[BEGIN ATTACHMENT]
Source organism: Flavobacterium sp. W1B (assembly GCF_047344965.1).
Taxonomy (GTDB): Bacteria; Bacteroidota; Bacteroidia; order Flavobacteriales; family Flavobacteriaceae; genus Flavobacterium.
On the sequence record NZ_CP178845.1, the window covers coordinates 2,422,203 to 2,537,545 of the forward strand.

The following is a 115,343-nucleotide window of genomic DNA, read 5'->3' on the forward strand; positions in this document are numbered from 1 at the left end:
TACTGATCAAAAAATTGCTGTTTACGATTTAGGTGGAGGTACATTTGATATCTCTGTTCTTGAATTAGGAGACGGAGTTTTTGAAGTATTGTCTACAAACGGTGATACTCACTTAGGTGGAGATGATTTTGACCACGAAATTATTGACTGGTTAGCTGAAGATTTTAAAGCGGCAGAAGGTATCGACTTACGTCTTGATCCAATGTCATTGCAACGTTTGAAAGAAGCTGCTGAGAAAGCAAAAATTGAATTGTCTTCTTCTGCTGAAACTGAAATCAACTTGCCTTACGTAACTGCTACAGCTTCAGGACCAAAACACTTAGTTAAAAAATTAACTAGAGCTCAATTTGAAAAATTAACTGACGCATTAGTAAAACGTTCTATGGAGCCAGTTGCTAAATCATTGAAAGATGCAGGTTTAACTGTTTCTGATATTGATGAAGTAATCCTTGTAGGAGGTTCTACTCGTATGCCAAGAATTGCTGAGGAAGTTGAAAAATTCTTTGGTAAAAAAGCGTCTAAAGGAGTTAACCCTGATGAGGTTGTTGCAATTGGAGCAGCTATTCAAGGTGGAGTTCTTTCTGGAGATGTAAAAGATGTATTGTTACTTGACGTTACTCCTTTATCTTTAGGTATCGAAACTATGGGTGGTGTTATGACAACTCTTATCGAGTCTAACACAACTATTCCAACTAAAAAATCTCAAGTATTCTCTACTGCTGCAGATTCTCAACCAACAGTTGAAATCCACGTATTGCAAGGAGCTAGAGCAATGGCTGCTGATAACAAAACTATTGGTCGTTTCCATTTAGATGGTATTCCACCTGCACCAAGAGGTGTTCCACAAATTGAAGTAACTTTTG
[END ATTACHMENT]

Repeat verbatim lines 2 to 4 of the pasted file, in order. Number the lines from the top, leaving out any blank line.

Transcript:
Taxonomy (GTDB): Bacteria; Bacteroidota; Bacteroidia; order Flavobacteriales; family Flavobacteriaceae; genus Flavobacterium.
On the sequence record NZ_CP178845.1, the window covers coordinates 2,422,203 to 2,537,545 of the forward strand.

The following is a 115,343-nucleotide window of genomic DNA, read 5'->3' on the forward strand; positions in this document are numbered from 1 at the left end: